A lease for a multimillion-dollar waterfront building owned by taxpayers was signed over to a politically connected Sydney family after it retained a senior state government official in a secret arrangement.
The Kazals, a powerful family of eight brothers, took control of the lease over 100 George Street, in the heart of The Rocks, while secretly providing incentives to Andrew Kelly, the second-most senior official at the Sydney Harbour Foreshore Authority.
The waterfront property was the latest acquisition by the Kazals, who have built an empire stretching from Sydney to the Middle East, partly through their relationships with those in powerful positions.
The authority’s board created a storm of controversy last year when it agreed in principle to issue a lease to the Kazals without going to tender for what is potentially the most valuable property in The Rocks.
Now a Herald investigation has uncovered alarming information about their relationship with Mr Kelly and his role in finalising the deal.
It can be reported for the first time that the Kazals claimed Mr Kelly was one of their senior personnel for at least his final 12 months at the authority and that:
* The lease on 100 George Street was signed over to a Kazal company after Mr Kelly, while still an authority officer, went to the Middle East with Charif Kazal on a lavish holiday that included five-star hotel accommodation and a helicopter ride over Abu Dhabi;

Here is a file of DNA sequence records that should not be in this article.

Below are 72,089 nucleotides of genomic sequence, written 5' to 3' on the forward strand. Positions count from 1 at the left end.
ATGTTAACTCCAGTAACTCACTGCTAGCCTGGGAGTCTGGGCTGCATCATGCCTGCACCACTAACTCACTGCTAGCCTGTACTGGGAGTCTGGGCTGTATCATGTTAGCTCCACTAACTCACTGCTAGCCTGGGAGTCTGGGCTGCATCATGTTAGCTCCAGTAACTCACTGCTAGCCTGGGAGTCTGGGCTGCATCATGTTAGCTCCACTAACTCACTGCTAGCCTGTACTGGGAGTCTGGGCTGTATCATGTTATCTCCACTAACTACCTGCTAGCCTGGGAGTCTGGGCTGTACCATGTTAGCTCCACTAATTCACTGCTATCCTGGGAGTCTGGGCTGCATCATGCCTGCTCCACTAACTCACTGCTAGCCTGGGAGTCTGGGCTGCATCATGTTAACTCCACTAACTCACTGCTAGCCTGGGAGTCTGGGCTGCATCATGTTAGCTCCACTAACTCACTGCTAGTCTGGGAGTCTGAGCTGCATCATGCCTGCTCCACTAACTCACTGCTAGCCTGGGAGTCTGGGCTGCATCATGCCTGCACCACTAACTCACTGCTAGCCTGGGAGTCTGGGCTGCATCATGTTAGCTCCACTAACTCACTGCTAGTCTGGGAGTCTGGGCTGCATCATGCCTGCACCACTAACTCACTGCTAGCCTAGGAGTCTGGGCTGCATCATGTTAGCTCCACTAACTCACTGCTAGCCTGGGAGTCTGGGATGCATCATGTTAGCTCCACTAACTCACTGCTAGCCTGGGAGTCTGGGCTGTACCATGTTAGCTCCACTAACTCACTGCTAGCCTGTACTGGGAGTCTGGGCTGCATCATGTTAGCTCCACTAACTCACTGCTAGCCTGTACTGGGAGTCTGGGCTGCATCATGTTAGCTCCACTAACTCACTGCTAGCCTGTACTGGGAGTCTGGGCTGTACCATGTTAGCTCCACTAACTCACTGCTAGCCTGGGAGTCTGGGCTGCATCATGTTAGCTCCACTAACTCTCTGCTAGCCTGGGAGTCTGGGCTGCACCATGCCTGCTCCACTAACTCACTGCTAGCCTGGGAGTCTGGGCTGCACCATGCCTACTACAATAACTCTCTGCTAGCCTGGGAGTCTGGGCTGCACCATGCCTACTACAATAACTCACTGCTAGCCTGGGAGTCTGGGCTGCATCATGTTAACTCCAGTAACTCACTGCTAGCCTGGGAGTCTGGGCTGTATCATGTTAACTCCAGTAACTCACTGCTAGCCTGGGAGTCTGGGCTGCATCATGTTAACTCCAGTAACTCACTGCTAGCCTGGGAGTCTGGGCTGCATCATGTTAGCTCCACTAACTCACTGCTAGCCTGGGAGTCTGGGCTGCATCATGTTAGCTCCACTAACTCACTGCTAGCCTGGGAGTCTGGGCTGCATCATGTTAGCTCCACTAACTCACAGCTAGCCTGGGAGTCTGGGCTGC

* Mr Kelly received a second trip to Abu Dhabi with the Kazals four months before leaving the government’s employment;
* After he left in April 2008, Mr Kelly took up a full-time job in the Middle East with a Kazal-associated company, earning between $200,000 and $385,000 tax-free;
* The family has secured at least three other waterfront leases from the authority without going to tender;
* The state government has spent millions of taxpayer dollars on renovations to properties controlled by the Kazals.
Today the Kazal brothers are the dominant players in Sydney’s tourist hotspot, Circular Quay, and have connections with the ruling families of Dubai, Abu Dhabi and Libya.
They first came to public attention more than a decade ago when they organised a series of camel races, including a high-profile event at Randwick Racecourse for which they were awarded a presidential order by the founder of the United Arab Emirates, Sheikh Zayed Bin Sultan Al Nahayan.
Since then, their empire has grown to include several restaurants, cafes and nightclubs and an international trading business.
The family is connected with a string of influential state and federal politicians.
In Sydney, the core of its business has been The Rocks where it controls several of the foreshore authority’s most exclusive properties. It also controls some of the retail space on the other side of the harbour in the Opera Quays building, where it owns several multimillion-dollar apartments.
After he was voted down as the president of The Rocks Chamber of Commerce, Charif Kazal last year set up a rival association which swiftly received $20,000 in funding from the foreshore authority.
It was only one of a string of dealings between the Kazals and the foreshore authority which has attracted attention.
The most striking was the manner in which a Kazal company, La Mela Pizzeria, was awarded an agreement in 2007 for the lease of 100 George Street without having to compete at a public tender. The authority relied on a probity audit undertaken by Deloitte in August 2006 which approved direct negotiations with La Mela without a tender.
Last year the Independent Commission Against Corruption told the authority ”corrupt conduct is not likely to have occurred